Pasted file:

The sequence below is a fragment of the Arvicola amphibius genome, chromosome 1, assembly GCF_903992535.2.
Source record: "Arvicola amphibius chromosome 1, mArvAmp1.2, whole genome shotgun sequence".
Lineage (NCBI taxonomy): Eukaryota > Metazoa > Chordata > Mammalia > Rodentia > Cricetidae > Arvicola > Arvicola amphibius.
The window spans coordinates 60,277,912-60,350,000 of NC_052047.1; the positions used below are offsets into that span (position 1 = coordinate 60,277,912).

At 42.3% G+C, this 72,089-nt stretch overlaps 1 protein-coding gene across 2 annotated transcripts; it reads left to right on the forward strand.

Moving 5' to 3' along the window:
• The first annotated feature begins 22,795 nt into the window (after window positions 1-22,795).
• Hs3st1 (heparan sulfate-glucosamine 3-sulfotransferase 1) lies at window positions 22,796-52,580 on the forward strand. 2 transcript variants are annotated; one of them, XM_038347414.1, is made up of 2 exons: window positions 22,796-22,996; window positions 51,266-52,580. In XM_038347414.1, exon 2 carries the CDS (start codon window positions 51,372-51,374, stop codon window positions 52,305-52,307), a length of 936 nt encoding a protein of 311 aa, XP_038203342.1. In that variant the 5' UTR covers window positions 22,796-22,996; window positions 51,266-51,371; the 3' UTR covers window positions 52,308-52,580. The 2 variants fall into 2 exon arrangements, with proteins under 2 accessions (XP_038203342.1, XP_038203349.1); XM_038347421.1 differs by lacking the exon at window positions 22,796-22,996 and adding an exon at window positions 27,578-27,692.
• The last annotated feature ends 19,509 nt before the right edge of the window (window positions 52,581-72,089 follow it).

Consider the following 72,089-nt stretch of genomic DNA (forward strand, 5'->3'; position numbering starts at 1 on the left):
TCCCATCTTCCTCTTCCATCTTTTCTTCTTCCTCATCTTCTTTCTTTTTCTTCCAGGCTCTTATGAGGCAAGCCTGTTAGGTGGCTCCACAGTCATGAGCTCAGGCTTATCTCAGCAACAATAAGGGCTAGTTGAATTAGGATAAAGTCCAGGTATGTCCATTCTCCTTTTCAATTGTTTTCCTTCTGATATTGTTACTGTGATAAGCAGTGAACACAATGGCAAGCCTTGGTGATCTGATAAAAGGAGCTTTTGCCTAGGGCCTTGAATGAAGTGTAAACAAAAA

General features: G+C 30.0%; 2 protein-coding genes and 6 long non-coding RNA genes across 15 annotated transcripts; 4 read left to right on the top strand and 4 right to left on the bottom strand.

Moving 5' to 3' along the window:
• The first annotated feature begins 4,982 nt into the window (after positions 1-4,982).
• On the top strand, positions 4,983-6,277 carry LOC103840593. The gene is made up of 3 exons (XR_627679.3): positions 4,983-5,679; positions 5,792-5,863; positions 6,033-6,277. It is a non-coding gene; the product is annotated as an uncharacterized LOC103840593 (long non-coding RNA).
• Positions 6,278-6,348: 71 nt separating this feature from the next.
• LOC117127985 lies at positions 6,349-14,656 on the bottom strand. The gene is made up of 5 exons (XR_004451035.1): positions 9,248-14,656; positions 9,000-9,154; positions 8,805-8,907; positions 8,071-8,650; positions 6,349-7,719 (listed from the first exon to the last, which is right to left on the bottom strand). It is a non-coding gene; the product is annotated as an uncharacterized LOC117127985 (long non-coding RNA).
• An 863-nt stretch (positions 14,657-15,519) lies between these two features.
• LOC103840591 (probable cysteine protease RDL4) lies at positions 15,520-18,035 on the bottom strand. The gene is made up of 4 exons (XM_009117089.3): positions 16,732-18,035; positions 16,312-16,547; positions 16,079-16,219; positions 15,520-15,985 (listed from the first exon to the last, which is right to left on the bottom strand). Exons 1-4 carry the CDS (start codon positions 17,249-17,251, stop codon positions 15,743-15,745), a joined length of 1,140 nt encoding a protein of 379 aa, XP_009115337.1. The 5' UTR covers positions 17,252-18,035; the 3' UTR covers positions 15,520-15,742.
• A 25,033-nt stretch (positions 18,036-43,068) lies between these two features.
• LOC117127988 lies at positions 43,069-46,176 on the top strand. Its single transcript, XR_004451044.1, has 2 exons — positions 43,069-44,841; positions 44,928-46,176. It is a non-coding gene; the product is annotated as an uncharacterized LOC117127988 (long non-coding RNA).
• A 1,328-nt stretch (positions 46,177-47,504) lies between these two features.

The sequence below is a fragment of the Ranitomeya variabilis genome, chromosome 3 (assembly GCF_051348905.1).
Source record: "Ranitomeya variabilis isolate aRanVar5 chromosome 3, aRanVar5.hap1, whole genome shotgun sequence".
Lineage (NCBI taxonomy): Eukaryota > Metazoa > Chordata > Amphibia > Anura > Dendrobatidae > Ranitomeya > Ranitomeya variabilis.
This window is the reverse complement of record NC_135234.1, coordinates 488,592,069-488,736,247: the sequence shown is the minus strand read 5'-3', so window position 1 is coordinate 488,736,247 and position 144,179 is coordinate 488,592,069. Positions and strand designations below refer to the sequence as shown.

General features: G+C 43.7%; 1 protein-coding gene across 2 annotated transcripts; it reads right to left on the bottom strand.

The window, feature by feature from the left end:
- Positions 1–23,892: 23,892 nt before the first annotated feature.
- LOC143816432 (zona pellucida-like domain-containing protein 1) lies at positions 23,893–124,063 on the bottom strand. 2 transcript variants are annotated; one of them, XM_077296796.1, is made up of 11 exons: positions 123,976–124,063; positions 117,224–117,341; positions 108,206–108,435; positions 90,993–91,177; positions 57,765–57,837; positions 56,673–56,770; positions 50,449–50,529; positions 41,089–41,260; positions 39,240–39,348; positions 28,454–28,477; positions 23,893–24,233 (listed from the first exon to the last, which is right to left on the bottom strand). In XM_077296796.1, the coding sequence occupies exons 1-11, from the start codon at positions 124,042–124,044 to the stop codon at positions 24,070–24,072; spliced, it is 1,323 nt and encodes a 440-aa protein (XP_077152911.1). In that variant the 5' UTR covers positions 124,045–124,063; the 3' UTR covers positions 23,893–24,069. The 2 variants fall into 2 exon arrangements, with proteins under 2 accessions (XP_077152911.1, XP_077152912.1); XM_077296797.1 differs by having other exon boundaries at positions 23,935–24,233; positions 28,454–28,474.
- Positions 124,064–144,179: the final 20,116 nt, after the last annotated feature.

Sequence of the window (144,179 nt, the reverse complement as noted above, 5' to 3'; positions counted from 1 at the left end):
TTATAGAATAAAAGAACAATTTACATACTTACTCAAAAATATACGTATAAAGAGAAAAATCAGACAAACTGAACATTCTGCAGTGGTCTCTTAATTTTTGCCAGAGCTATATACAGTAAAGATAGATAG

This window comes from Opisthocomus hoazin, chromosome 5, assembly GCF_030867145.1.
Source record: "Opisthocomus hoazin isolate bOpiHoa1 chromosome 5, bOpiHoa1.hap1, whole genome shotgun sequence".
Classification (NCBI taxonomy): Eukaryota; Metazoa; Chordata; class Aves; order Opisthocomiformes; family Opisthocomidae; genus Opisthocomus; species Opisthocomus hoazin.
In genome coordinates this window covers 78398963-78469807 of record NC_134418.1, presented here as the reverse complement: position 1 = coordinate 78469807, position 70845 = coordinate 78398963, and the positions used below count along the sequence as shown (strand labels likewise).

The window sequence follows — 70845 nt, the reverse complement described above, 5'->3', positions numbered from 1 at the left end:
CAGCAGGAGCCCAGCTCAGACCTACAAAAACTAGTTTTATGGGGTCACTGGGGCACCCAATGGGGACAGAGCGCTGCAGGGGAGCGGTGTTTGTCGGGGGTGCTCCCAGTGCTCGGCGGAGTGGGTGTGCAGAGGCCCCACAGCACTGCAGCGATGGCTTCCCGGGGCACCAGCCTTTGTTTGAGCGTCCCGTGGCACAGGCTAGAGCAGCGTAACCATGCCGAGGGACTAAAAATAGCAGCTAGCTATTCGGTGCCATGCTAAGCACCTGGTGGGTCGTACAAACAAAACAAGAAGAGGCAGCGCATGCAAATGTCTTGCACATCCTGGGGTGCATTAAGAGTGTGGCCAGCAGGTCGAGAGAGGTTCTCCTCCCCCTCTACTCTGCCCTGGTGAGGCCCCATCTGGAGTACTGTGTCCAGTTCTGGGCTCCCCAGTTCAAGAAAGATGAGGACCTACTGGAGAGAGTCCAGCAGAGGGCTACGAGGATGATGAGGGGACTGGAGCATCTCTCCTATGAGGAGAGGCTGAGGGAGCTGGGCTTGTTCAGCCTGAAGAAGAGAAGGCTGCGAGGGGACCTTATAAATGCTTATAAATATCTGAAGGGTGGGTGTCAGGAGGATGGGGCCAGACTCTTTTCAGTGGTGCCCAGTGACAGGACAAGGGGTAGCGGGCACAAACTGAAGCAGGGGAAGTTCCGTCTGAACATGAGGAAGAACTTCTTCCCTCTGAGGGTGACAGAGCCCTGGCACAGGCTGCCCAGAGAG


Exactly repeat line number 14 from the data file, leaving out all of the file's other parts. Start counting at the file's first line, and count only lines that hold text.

• The first annotated feature begins 4,982 nt into the window (after positions 1-4,982).